With news of the ruling on Tuesday by a court in Germany that individual cities have the right to ban diesel cars still reverberating throughout the media, the administration of Angela Merkel has reportedly been making the rounds assuring those in the country that widespread bans of diesel cars were unlikely.
To hear the reporters at Reuters tell it, the government of Germany is now scrambling to “find ways to avoid bans on heavily polluting diesel vehicles in major cities, seeking to reassure drivers and carmakers” following the earlier court ruling.
That coverage also stated that the ruling had “embarrassed Angela Merkel’s government, criticized for having cosy ties with the auto industry which employs some 800,000 people, and raises pressure on manufacturers to make costly modifications to vehicles.”
Is that a fair account of the situation? Or is the wording just a matter of media sensationalism? Considering that the Merkel administration is reportedly now working to ensure that diesel car bans don’t become common, I’m inclined to say that it’s a fair accounting.
While it’s certainly true that diesel car owners in Germany would be hurt by such bans in some ways (diminished resale values), it’s also true that the general public in Germany would benefit (improved air quality). That being the case, why is the Merkel government seemingly on the side of the auto industry and diesel car pushers? Auto industry ties? Worries about political damage (it was the government that pushed diesel cars as being “green” to begin with after all)?
Shouldn’t the general well-being of the German public matter more than the auto industry? Or is it always a matter of “jobs first, screw the environment” everywhere, not just in the US?
“This is a complicated topic. There are different situations in different cities,” equivocates government spokesperson Steffen Seibert. Should we believe him?
NOx levels have already begun to fall in recent years, and thus there’s no need for bans, Seibert continues. Is that actually true?
Why don’t we just implement a national “blue badge” system to make sure that everyone knows how “clean” a car is, that will solve the problems, Seibert concludes. What?
Why all of the stalling and obfuscation?
Reuters provides more:
“Bans could also herald the end of the combustion engine, which Germans pride themselves on having invented…Overall, some 70 cities, including Hamburg and Stuttgart, have been found to have excess levels of nitrogen oxide (NOx).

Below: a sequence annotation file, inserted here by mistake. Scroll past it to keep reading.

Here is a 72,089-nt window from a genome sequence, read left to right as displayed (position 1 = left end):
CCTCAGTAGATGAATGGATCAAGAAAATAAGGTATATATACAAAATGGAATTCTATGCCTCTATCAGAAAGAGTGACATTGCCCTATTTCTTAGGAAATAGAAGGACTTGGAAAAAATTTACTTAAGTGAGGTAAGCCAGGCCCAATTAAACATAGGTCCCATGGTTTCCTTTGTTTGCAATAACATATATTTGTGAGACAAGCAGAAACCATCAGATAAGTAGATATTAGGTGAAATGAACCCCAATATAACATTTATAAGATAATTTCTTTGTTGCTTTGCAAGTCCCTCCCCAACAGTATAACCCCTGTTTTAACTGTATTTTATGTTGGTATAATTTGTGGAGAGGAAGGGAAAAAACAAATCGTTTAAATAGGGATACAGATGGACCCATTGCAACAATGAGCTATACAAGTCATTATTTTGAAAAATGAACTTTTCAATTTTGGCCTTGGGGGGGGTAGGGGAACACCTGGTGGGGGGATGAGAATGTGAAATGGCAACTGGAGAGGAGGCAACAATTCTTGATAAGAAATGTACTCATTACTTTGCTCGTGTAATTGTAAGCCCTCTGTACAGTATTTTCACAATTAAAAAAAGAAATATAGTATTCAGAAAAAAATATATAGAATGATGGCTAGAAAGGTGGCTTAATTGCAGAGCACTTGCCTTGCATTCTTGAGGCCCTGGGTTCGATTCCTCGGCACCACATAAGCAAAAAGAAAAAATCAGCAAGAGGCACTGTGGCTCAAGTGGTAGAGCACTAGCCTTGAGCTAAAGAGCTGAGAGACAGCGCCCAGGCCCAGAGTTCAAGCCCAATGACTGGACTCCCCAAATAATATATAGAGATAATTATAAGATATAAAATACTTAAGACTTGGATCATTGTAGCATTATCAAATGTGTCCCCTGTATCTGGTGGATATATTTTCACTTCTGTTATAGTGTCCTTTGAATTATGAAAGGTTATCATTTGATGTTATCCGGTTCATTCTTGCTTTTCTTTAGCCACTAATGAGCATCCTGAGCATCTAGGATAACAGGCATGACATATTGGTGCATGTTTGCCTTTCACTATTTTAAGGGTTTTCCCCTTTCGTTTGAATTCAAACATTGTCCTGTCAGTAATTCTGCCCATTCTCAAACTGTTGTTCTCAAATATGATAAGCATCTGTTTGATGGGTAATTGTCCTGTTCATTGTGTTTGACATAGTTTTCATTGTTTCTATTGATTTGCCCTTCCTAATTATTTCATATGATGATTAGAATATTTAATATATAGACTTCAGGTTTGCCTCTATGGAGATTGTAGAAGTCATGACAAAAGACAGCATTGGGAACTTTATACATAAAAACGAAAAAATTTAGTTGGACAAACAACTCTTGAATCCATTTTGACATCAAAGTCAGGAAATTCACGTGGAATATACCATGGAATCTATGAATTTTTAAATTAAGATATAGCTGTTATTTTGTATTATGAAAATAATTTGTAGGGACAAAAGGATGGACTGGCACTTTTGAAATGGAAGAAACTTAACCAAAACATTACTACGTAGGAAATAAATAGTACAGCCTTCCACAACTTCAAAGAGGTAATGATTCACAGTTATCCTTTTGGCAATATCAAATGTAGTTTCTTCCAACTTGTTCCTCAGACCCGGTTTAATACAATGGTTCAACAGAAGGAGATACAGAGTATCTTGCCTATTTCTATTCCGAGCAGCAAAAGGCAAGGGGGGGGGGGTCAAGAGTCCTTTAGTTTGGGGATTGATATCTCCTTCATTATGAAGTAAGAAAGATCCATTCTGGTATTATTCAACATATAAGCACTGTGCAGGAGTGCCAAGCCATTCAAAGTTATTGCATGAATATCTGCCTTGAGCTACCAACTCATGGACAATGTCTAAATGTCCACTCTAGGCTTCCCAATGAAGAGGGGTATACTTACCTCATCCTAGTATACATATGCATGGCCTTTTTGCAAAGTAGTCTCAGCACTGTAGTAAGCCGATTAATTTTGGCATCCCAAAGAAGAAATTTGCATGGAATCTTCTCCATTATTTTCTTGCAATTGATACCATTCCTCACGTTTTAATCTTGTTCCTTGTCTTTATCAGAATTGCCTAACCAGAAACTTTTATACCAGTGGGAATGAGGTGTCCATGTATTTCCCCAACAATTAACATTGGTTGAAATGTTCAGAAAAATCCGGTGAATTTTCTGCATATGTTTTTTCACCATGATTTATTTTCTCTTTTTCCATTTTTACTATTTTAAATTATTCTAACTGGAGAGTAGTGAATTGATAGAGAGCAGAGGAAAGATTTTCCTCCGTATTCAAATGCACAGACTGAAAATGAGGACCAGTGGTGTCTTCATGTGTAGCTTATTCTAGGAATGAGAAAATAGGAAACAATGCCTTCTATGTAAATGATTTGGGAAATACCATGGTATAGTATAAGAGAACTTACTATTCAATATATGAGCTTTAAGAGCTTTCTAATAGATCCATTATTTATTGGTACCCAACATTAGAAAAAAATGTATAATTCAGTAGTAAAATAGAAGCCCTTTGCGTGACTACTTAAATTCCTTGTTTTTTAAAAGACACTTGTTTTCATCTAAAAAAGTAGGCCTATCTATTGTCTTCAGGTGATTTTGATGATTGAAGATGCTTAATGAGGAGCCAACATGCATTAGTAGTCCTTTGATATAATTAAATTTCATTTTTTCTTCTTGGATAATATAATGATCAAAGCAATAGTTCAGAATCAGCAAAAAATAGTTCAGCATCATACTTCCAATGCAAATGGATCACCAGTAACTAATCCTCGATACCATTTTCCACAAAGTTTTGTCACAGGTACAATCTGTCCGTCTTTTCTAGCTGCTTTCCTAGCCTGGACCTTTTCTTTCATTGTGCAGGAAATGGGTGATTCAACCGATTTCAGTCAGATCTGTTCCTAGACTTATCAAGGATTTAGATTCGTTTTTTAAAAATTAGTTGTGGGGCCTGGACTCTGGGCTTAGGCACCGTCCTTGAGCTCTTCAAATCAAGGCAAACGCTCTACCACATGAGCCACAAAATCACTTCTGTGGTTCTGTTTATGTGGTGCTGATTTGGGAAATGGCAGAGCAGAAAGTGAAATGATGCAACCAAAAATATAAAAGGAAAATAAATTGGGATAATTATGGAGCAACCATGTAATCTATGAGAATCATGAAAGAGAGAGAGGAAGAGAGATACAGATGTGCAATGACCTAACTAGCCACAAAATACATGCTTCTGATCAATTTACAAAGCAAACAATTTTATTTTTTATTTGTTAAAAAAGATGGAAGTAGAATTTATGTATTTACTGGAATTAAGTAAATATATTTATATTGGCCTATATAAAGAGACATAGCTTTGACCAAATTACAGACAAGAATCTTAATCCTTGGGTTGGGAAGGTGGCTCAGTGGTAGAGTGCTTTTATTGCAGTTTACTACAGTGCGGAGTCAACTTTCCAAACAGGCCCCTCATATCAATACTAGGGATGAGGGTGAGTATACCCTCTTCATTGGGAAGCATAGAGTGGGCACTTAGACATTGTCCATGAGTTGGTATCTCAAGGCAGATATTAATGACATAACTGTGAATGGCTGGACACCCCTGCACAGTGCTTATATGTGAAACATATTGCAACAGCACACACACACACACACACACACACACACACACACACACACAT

“While slowly moving toward electric cars and committing to software changes, critics accuse the government of skirting bigger steps such as phasing out diesel. France and Britain will ban new petrol and diesel cars by 2040. Rome, one of Europe’s most traffic-clogged cities, plans to ban diesel cars from its center by 2024, its mayor said, and a number of other European cities are considering curbs.
“Carmakers in Germany are also trying to avoid expensive hardware modifications to exhaust systems…Differences were evident on Wednesday when a spokesman for the transport ministry, run by conservatives, said hardware modifications to diesel cars could be very expensive and must bear some relation to the value of the vehicle.”
It’s notable though that the SPD — which would again make up part of a “grand coalition” if everything goes according to Merkel’s plans — is publicly opposing further excuse-making for the auto manufacturers, to a degree.
There’s a possibility that a new government could be formed as soon as Monday, so it will be interesting to see what happens on that front — e.g. Will the SPD force the Merkel to stop providing so much cover for the auto manufacturers?
A much more interesting question, though — and certainly a question with far broader implications — is the question of how much longer market interest in diesel cars will persist.
The writing is pretty much on the wall at this point that diesel cars will be banned from many urban environments in Europe within a decade or so, and that in the places where outright bans aren’t in place there are still likely to be various charges and restrictions meant to discourage their use. That being the case, how much longer until their sales plummet completely? 5 years? 10 years?
Will sales more or less cease in some markets (Norway, the UK) while still persisting to a degree in others (Germany, Austria)? Will the German auto manufacturers continue selling diesel cars, just not in Europe? Will they shift market focus to other regions in order to maintain their diesel vehicle businesses?
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